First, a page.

On Dec. 21, six months after its 19th mission exploded offshore of Cape Canaveral, Fla., SpaceX’s new and improved “Full Thrust” Falcon-9 booster successfully launched 11 Orbcomm Generation-2 (OG-2) communications satellites into low-Earth orbit. The company made their “Return to Flight” triumphantly, not only because they pulled off the primary objective flawlessly, delivering Orbcomm’s satellites, but because they also landed the rocket’s first stage booster back at Cape Canaveral 10 minutes later. To add icing on the cake, not only did the booster hit its mark inside Landing Zone-1 (LZ-1), it did so almost dead center where X marked the bulls-eye on a roughly 200 foot by 200 foot concrete landing pad.
Activities commenced immediately upon landing so workers could safely access their historic vehicle. The LOX oxidizer system was purged, and any excess fuel was drained. Any remaining pressurants (i.e., helium or nitrogen) were vented, and any Flight Termination System (FTS) explosives had to be rendered “inert” prior to declaring the vehicle safe. Falcon-9 was then lifted and placed on to a stand, followed by the landing legs being removed before workers lowered the booster into a horizontal position, placed it on a transport vehicle, and took it to nearby Launch Complex 39A at NASA’s Kennedy Space Center over this past weekend.
At a press event at 39A on Dec. 1, a NASA spokesperson from the agency’s Commercial Crew Program noted SpaceX plans to test the landed Falcon booster at 39A in preparation for upcoming launches from there with other Falcon-9’s and the company’s highly anticipated Falcon Heavy (which is expected to make its inaugural launch in 2016).
“The returned first stage will be the test article here (39A), and it will go into the hangar where they (SpaceX) will do a little refurbishment,” said NASA. “They will actually put it on the transporter erector and roll it out to the pad to do fluid checks, electrical checks and propellant loading with that test article.”
At a press conference call shortly after the successful landing, SpaceX CEO Elon Musk shed more light on upcoming plans for the booster.
“The plan is to do a static fire on the launch pad there to confirm that all systems are good and that we’re able to do a full-thrust hold-down firing of the rocket,” said Musk. “And then I think we’ll probably keep this one on the ground because it’s quite unique, it’s the first one we brought back. So I think we’ll probably keep this one on the ground and just confirm through tests that it could fly again and then put it somewhere to display, because it’s quite unique.”
Other history-making SpaceX vehicles, such as their first Dragon cargo ship to successfully launch into orbit and return back to Earth, have been kept for public display at SpaceX, so it is safe to assume they will do the same with the Orbcomm OG-2 booster now sitting in the hangar at 39A, rather than donating it to a museum.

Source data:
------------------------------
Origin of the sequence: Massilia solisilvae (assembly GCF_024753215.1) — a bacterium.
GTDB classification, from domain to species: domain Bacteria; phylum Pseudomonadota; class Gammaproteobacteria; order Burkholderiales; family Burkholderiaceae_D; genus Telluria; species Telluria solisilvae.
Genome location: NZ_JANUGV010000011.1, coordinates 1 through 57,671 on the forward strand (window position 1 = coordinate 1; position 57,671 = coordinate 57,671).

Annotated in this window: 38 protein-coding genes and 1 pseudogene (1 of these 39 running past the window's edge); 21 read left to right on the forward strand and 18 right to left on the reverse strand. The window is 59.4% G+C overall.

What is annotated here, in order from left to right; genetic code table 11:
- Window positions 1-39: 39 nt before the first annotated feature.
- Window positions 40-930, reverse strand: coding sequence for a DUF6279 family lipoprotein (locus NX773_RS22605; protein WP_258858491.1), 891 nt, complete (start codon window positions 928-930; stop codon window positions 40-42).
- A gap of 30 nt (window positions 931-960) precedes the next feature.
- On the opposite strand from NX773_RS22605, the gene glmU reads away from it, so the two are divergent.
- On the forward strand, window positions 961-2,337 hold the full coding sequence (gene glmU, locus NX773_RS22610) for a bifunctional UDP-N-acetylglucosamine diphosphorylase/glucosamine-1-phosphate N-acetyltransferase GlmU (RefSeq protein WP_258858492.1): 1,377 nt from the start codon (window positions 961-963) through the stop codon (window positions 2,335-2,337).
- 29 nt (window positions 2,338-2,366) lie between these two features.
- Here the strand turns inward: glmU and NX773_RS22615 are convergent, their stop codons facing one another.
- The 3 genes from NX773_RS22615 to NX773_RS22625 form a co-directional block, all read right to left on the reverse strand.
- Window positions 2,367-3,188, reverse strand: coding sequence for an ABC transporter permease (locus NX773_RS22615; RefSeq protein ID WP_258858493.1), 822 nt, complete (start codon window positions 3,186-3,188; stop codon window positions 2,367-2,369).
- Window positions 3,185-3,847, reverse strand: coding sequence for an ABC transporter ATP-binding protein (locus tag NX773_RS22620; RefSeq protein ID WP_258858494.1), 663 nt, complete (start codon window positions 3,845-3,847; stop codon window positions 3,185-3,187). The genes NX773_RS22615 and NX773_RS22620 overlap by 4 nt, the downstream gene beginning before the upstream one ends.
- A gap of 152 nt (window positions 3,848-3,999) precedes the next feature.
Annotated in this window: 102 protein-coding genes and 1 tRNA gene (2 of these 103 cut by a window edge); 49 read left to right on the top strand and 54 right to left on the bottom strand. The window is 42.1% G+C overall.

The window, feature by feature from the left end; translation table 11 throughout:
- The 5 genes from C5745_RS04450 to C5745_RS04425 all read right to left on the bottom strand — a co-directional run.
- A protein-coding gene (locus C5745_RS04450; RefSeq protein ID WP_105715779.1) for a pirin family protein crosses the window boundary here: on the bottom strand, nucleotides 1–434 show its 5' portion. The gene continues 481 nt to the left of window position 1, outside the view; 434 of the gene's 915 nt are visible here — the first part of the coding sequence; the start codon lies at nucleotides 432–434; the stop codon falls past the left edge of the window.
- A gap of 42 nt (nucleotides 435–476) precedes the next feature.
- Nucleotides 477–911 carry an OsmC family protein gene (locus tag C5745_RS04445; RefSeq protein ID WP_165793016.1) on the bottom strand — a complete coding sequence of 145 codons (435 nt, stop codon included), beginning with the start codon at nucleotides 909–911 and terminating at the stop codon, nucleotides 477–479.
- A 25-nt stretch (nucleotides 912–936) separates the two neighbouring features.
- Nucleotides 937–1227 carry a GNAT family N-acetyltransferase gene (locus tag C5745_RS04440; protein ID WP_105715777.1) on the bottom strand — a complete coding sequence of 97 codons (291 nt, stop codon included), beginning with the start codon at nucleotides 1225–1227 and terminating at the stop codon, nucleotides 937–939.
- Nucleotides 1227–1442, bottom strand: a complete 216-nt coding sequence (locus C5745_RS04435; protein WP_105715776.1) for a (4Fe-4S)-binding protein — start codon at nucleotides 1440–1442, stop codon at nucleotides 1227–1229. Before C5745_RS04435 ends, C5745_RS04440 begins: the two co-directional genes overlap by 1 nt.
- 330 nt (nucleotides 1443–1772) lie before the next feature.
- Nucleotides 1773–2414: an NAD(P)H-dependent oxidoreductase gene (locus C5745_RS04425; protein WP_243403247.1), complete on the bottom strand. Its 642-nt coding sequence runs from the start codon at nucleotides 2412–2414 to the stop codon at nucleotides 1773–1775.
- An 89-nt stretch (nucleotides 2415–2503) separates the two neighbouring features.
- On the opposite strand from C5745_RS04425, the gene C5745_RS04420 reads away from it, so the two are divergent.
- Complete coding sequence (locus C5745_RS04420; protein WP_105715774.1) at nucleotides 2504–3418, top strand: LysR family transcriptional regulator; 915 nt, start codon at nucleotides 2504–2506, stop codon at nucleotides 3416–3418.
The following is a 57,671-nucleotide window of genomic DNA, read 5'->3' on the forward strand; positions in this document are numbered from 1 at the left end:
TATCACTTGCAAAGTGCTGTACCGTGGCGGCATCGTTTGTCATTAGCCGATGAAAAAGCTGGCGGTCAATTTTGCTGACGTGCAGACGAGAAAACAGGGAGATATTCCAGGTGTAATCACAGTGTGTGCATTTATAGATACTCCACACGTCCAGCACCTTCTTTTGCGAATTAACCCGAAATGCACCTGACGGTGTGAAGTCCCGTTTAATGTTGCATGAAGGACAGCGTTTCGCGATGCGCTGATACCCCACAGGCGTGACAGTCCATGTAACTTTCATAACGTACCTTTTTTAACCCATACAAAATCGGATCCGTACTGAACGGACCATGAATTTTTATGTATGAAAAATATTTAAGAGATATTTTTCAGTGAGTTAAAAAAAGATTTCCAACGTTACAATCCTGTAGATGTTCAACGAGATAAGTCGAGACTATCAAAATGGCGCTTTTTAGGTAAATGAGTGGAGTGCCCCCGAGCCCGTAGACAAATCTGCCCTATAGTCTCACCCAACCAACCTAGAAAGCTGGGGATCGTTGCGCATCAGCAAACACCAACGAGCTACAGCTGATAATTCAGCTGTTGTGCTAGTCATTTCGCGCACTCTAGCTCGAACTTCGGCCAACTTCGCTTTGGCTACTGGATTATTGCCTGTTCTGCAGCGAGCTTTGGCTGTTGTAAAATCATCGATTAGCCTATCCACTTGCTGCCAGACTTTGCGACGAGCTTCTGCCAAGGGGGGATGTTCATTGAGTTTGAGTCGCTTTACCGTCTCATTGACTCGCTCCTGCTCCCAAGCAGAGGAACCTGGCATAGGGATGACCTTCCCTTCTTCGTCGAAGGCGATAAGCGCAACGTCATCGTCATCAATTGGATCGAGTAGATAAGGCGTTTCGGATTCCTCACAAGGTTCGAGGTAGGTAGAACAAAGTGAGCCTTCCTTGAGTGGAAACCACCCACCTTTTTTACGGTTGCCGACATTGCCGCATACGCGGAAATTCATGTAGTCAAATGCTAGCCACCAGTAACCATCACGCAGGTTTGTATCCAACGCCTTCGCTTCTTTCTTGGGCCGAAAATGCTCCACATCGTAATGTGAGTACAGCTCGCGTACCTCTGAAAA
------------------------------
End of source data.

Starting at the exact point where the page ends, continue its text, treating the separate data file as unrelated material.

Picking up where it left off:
“I think we’ll end up re-flying one of the subsequent boosters,” added Musk. “We have quite a big flight manifest and should be doing well over a dozen flights next year. I think sometime next year we would aim to refly one the rocket boosters.”
That flight manifest is expected to kick off first with launch of the Jason-3 satellite from Vandenberg Air Force Base (VAFB), Calif., for the National Oceanic and Atmospheric Administration (NOAA), NASA, and France as soon as Jan. 17, 2016. It’s important to keep in mind, however, that the Falcon-9 for Jason-3 is not the new upgraded “Full Thrust” version, as the Jason-3 booster has been ready for quite some time and was delayed this summer for an investigation into the loss of SpaceX’s CRS-7 mission for NASA.
Liftoff of Jason-3 from Space Launch Complex 4 East on Jan. 17 is targeted for 10:42 a.m. PST (1:42 p.m. EST), at the opening of a 30-second launch window. If needed, a backup launch opportunity is available at 10:41 a.m. PST (1:31 p.m. EST) on Jan. 18.
SpaceX currently holds a manifest backlog of some 50 missions, with an estimated value (according to SpaceX) of roughly $7 billion.
Following Jason-3, SpaceX is expected to shift focus back to Cape Canaveral, Fla., for launch of two missions: delivering the SES-9 communications satellite to space and launching their Dragon cargo ship on the CRS-8 mission to resupply the ISS for NASA.
The latter two flights do not yet have confirmed launch dates, but SpaceX is aiming to fly both SES-9 and CRS-8 by the end of February.
AmericaSpace Video: Falcon-9 OG-2 Launch and Landing
Landing plans for those three missions will not be announced until much closer to the launch dates. However, upgrades to the Falcon-9 now provide the capability to land future first-stage boosters for nearly every mission moving forward, and so it is expected that the first stage boosters will attempt a landing now for nearly every mission, with the specific flight profile of the launch determining whether or not the booster lands on land or on the company’s Autonomous Spaceport Drone Ship (ASDS).
SpaceX has two ASDS platforms: one at Cape Canaveral and one at VAFB. The same is true for landing sites.
SpaceX has attempted to land a first stage Falcon-9 on their ASDS previously, but not with the success of the OG-2 booster at LZ-1. Each time SpaceX hit the mark, but both times the booster tipped over. An attempt to land during the CRS-5 launch in January achieved partial success, reaching the deck, but impacted hard at a 45-degree angle and exploded, primarily due to a premature exhaustion of hydraulic fluid in its hypersonic grid fins. A second attempt was planned for the DSCOVR launch in February, but was called off due to rough sea conditions, and the most recent attempt during April’s CRS-6 launch reached the deck, but touched down with excessive lateral velocity and toppled over upon impact.
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